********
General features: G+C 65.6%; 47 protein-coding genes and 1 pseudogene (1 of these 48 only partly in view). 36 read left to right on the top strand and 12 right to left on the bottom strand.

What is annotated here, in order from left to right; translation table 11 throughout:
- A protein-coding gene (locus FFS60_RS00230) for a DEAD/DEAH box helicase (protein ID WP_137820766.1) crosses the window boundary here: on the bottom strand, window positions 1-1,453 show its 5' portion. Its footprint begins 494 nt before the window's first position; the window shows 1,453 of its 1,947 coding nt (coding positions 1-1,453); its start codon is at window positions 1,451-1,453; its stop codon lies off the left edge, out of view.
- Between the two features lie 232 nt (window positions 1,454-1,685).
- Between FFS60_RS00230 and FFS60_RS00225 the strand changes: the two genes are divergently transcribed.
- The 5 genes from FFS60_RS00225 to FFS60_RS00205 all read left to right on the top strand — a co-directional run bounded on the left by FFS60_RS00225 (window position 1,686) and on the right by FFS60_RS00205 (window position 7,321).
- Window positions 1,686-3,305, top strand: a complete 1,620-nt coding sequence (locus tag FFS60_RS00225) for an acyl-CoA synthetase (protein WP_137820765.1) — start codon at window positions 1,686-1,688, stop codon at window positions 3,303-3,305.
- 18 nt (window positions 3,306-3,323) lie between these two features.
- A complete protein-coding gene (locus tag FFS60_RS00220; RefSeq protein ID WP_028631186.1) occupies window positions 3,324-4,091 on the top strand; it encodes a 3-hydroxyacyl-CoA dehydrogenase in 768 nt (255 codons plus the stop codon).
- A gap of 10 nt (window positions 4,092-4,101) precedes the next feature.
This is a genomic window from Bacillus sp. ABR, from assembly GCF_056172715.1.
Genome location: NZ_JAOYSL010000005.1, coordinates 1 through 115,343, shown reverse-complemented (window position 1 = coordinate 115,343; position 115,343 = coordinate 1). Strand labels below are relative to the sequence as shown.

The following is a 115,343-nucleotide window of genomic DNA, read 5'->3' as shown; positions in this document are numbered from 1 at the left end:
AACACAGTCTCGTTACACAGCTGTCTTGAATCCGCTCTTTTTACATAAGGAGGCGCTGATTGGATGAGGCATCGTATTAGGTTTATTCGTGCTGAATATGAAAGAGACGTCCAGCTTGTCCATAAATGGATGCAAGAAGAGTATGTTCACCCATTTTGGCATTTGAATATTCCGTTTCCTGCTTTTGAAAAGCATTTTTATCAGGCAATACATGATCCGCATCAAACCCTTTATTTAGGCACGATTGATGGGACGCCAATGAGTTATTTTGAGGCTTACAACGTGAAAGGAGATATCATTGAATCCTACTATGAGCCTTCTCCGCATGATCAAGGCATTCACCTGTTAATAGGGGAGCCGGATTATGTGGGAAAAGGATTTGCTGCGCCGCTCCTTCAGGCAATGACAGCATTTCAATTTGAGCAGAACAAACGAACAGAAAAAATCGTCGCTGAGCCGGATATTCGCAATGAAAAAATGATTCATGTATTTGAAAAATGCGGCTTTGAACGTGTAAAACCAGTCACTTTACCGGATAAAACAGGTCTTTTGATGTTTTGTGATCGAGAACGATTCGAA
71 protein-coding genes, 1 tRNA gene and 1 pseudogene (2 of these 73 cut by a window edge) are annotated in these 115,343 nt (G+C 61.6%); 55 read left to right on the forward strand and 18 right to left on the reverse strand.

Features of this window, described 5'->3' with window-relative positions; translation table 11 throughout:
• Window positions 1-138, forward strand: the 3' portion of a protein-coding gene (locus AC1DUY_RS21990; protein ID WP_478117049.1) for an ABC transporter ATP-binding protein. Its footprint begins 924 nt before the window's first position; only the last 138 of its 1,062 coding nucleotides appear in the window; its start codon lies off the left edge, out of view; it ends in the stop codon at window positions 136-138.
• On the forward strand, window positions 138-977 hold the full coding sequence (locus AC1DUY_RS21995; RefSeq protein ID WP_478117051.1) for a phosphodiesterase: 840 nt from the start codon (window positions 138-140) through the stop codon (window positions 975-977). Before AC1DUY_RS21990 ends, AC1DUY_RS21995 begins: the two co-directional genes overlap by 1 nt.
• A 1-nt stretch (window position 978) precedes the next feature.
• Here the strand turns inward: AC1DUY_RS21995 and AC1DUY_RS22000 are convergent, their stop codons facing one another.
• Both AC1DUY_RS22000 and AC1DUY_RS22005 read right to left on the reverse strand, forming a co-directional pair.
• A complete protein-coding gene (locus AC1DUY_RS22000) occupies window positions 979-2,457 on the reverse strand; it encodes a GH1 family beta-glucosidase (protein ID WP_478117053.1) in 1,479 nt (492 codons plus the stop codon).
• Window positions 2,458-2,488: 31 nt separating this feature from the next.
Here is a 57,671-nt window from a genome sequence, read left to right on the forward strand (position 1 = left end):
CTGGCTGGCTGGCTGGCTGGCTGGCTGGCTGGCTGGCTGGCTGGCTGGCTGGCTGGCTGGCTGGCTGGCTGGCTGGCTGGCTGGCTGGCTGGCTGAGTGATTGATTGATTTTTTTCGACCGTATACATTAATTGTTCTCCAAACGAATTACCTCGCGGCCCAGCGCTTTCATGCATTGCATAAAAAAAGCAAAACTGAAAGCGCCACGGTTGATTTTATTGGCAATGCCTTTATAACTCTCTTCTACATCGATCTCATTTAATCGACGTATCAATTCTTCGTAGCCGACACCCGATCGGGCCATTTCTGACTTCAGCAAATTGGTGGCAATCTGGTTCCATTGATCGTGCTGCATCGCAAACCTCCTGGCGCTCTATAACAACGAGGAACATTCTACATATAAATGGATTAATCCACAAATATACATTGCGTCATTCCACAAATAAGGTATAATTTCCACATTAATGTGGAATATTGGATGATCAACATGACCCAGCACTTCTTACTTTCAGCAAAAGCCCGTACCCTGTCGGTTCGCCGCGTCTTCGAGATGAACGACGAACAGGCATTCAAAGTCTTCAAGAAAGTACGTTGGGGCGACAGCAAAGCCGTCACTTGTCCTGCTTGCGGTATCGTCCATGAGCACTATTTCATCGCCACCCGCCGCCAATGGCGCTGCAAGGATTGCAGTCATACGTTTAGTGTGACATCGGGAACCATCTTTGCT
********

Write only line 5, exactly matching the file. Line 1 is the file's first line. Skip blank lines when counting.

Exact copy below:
- Between FFS60_RS00230 and FFS60_RS00225 the strand changes: the two genes are divergently transcribed.